Updated: 5 days ago
Anyone who has ever been published knows the all-too familiar dread of "the edit." I've been edited countless times and I still get a slight twinge of anxiety right before I send my work to an editor.
As someone who's been a production manager for a national magazine and who writes and edits, I’ve had the opportunity to see three sides of the writer vs. copy editor war—the writer's, the editor's, and the company's—and this has given me a unique perspective on editing.
DING, DING, DING
Most of the time an edit is not a personal attack on you as a writer. The editor isn't throwing jabs or upper cuts; they aren't trying to get a TKO—they're just doing their job.
So, there are three things you can do after you receive your edit:
1) You could fall to the floor and lay there writhing in pain like you’ve just been clocked in the jaw by Mike Tyson in his prime;
2) You could throw on your boxing gloves with the sole purpose of pummeling the copy editor so hard they enter another dimension; or
3) You could take a deep breath and attempt to analyze the edits objectively.
Before you choose option one or two, here's 5 things copy editors wish you knew.
1. IT'S NOT ALL ABOUT YOU
If you have a copy editor, this means you’re either working for a company (or you hired someone). In this case, you’re not flying solo like Rambo or The Punisher, you’re part of a team.
You don't want to develop a reputation as someone who is difficult to work with. I can tell you from experience—this will not work in your favor. In fact, it’s a sure-fire way for you to be “escorted” out the door like someone who's had one too many shots and is picking fights with everyone at the bar.
2. Copy Editors Have Guidelines to Follow too
Remember the whole team thing? Copy editors have instructions and guidelines to go by just like writers do. The liberties given to editors vary from company to company, but not many (if any) copy editors get a free pass to edit articles without some kind of guidance.
I’ll use one of the publications I've worked for as an example. This publication follows the Associated Press (AP) style guide, but there’s a long list of house rules/preferred spellings that trump AP rules. On top of that, there are specific things the magazine wants to see in the articles they publish. As the writer, you may think the copy editor’s changes or questions are ridiculous or unnecessary (I've had my fair share of eye rolls), but they are only attempting to ensure that all the required details are there and that the piece is up to publication standards.
Before you assign yourself the persona of Little Red Riding Hood and the editor The Big Bad Wolf, ask yourself this question first. Did you follow the guidelines you were given?
3. Just Because You Have an Editor Doesn't Mean You Aren't Supposed to Do a Spelling and Grammar Check First
You’re doing yourself a disservice if you send in a sloppy piece of content. If you don't have the money for Word, there's Google Docs, Open Office, Grammarly, and many more free services that can help you improve your copy. There’s really no excuse for glaring misspellings and grammar mistakes.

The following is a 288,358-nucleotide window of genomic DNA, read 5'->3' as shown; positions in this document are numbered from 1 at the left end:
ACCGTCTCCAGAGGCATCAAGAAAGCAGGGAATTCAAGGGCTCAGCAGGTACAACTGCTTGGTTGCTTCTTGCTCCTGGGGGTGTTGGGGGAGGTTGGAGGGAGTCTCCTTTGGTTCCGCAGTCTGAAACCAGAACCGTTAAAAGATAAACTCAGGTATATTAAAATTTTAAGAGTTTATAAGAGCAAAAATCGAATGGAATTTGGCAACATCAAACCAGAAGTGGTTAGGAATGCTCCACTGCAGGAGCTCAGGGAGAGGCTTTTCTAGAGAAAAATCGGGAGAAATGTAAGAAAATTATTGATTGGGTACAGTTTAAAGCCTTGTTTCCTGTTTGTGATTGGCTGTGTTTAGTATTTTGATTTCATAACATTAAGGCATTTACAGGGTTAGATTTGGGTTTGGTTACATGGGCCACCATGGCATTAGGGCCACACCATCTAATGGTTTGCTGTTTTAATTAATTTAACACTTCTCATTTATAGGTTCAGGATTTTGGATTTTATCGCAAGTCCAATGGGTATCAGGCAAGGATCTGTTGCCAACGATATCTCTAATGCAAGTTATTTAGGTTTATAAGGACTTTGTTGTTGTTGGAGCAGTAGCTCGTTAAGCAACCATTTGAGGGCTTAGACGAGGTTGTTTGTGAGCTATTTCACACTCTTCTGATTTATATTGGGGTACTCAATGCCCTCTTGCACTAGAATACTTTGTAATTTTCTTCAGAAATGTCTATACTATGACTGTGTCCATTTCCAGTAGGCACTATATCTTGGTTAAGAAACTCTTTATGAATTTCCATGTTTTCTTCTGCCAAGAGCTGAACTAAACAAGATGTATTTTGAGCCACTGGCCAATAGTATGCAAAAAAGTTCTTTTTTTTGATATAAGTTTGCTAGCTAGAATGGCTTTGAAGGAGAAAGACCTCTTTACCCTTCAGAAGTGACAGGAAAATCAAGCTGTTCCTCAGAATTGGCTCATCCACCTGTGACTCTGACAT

When your writing is riddled with errors, it gives off the impression that you don't take your work—or the editing process—seriously. When an editor is consistently given sloppy work, the publisher or person in charge will be informed, and this could jeopardize your position.
4. Copy Editors Want to See You Shine
It might seem like editors enjoy kicking kittens and puppies (aka writers), but this is just not the case.
While it may seem like your editor went all Charles Manson on your work, it’s not done with malice. Editors want your work to be as good as it can possibly be. It’s a reflection on them too. If you look good, they look good.
Think about it this way. I hear complaints about edits all the time, but I have never heard a writer complaining about the positive feedback they've gotten from readers about their edited article—and guess who gets all the glory—the writer.
But if a reader writes in about a mistake or the wording of a sentence, guess who has to answer for it? The editor. After all, it's their job to make sure your content is error-free and polished.
Bottom line, it may be for semi-selfish reasons, but copy editors want your work to shine.
5. Editors Get Nervous About Their Work Too
It may seem like editors have nerves of steel, and they are a tough bunch, but they're human too. They want you to like their work as much as you want them to like yours.
Most editors I've worked with love their job and take an immense amount of pride in their work—as they should. Depending on the length and quality of the original copy, editors often spend hours on one piece. Hearing you complain about their work is about as fun as having their fingernails pried off with a screwdriver.
In a Nutshell
If it sounds like I'm pro-editor, it's because I am! They have fresh eyes and a fresh perspective. They are trained to look for things writers often miss because they're too close to their own writing.
So, the next time your work is edited, try analyzing the edits with an open mind and learn from them. Besides, if you do this, you won't have near as many edits in your future work, and your copy editor will love you for it!
Check out this post for inspiration on how to survive the writing roller coaster ride.